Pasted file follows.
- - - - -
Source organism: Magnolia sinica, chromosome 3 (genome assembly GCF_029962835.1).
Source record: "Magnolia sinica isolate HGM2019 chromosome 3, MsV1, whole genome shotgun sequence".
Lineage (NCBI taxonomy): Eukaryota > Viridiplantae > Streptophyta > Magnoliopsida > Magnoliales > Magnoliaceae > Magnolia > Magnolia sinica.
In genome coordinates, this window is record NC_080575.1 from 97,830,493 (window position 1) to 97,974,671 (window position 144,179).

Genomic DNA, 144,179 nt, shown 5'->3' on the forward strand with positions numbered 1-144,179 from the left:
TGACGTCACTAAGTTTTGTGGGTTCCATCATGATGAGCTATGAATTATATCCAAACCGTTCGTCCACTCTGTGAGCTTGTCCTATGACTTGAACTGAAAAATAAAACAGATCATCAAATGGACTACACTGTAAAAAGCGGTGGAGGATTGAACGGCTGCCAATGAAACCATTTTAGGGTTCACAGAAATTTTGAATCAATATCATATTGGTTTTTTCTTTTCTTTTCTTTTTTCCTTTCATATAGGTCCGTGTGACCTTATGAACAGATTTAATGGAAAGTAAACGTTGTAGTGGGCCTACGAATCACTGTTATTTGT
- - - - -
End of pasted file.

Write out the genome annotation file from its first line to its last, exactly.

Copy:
Source organism: Magnolia sinica, chromosome 3 (genome assembly GCF_029962835.1).
Source record: "Magnolia sinica isolate HGM2019 chromosome 3, MsV1, whole genome shotgun sequence".
Lineage (NCBI taxonomy): Eukaryota > Viridiplantae > Streptophyta > Magnoliopsida > Magnoliales > Magnoliaceae > Magnolia > Magnolia sinica.
In genome coordinates, this window is record NC_080575.1 from 97,830,493 (window position 1) to 97,974,671 (window position 144,179).

Genomic DNA, 144,179 nt, shown 5'->3' on the forward strand with positions numbered 1-144,179 from the left:
TGACGTCACTAAGTTTTGTGGGTTCCATCATGATGAGCTATGAATTATATCCAAACCGTTCGTCCACTCTGTGAGCTTGTCCTATGACTTGAACTGAAAAATAAAACAGATCATCAAATGGACTACACTGTAAAAAGCGGTGGAGGATTGAACGGCTGCCAATGAAACCATTTTAGGGTTCACAGAAATTTTGAATCAATATCATATTGGTTTTTTCTTTTCTTTTCTTTTTTCCTTTCATATAGGTCCGTGTGACCTTATGAACAGATTTAATGGAAAGTAAACGTTGTAGTGGGCCTACGAATCACTGTTATTTGT